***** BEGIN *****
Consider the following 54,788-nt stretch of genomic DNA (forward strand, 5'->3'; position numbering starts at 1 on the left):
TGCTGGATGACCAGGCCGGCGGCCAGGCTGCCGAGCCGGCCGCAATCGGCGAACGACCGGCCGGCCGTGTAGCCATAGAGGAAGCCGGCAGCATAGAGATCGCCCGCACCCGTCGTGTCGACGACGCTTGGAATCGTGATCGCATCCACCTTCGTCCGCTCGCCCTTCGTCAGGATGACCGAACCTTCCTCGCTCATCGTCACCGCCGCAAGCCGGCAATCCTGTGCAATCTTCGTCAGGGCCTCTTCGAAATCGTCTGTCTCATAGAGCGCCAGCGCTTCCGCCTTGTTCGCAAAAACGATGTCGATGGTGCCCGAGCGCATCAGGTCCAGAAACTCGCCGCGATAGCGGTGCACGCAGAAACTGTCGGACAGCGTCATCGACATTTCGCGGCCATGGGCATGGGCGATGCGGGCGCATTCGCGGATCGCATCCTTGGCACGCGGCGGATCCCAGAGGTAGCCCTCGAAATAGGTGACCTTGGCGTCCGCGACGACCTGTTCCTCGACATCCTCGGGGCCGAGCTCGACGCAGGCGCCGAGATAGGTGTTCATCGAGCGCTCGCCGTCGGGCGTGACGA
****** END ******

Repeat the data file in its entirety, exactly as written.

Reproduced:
Consider the following 54,788-nt stretch of genomic DNA (forward strand, 5'->3'; position numbering starts at 1 on the left):
TGCTGGATGACCAGGCCGGCGGCCAGGCTGCCGAGCCGGCCGCAATCGGCGAACGACCGGCCGGCCGTGTAGCCATAGAGGAAGCCGGCAGCATAGAGATCGCCCGCACCCGTCGTGTCGACGACGCTTGGAATCGTGATCGCATCCACCTTCGTCCGCTCGCCCTTCGTCAGGATGACCGAACCTTCCTCGCTCATCGTCACCGCCGCAAGCCGGCAATCCTGTGCAATCTTCGTCAGGGCCTCTTCGAAATCGTCTGTCTCATAGAGCGCCAGCGCTTCCGCCTTGTTCGCAAAAACGATGTCGATGGTGCCCGAGCGCATCAGGTCCAGAAACTCGCCGCGATAGCGGTGCACGCAGAAACTGTCGGACAGCGTCATCGACATTTCGCGGCCATGGGCATGGGCGATGCGGGCGCATTCGCGGATCGCATCCTTGGCACGCGGCGGATCCCAGAGGTAGCCCTCGAAATAGGTGACCTTGGCGTCCGCGACGACCTGTTCCTCGACATCCTCGGGGCCGAGCTCGACGCAGGCGCCGAGATAGGTGTTCATCGAGCGCTCGCCGTCGGGCGTGACGA